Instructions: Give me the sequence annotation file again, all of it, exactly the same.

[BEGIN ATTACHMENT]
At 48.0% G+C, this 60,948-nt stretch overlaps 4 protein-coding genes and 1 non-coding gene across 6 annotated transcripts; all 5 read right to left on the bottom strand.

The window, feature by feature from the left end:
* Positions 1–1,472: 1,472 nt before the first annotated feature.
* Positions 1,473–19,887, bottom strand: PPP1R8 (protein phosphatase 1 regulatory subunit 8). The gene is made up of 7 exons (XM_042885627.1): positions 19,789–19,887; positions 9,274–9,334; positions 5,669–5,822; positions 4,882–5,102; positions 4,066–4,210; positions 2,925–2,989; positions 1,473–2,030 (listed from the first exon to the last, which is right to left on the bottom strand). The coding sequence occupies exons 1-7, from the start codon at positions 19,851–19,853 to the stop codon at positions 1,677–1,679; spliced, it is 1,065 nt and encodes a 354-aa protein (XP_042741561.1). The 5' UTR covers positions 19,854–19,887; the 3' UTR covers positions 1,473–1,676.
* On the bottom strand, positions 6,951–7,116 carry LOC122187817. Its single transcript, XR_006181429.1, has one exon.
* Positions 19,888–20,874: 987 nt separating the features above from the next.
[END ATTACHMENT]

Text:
At 48.0% G+C, this 60,948-nt stretch overlaps 4 protein-coding genes and 1 non-coding gene across 6 annotated transcripts; all 5 read right to left on the bottom strand.

The window, feature by feature from the left end:
* Positions 1–1,472: 1,472 nt before the first annotated feature.
* Positions 1,473–19,887, bottom strand: PPP1R8 (protein phosphatase 1 regulatory subunit 8). The gene is made up of 7 exons (XM_042885627.1): positions 19,789–19,887; positions 9,274–9,334; positions 5,669–5,822; positions 4,882–5,102; positions 4,066–4,210; positions 2,925–2,989; positions 1,473–2,030 (listed from the first exon to the last, which is right to left on the bottom strand). The coding sequence occupies exons 1-7, from the start codon at positions 19,851–19,853 to the stop codon at positions 1,677–1,679; spliced, it is 1,065 nt and encodes a 354-aa protein (XP_042741561.1). The 5' UTR covers positions 19,854–19,887; the 3' UTR covers positions 1,473–1,676.
* On the bottom strand, positions 6,951–7,116 carry LOC122187817. Its single transcript, XR_006181429.1, has one exon.
* Positions 19,888–20,874: 987 nt separating the features above from the next.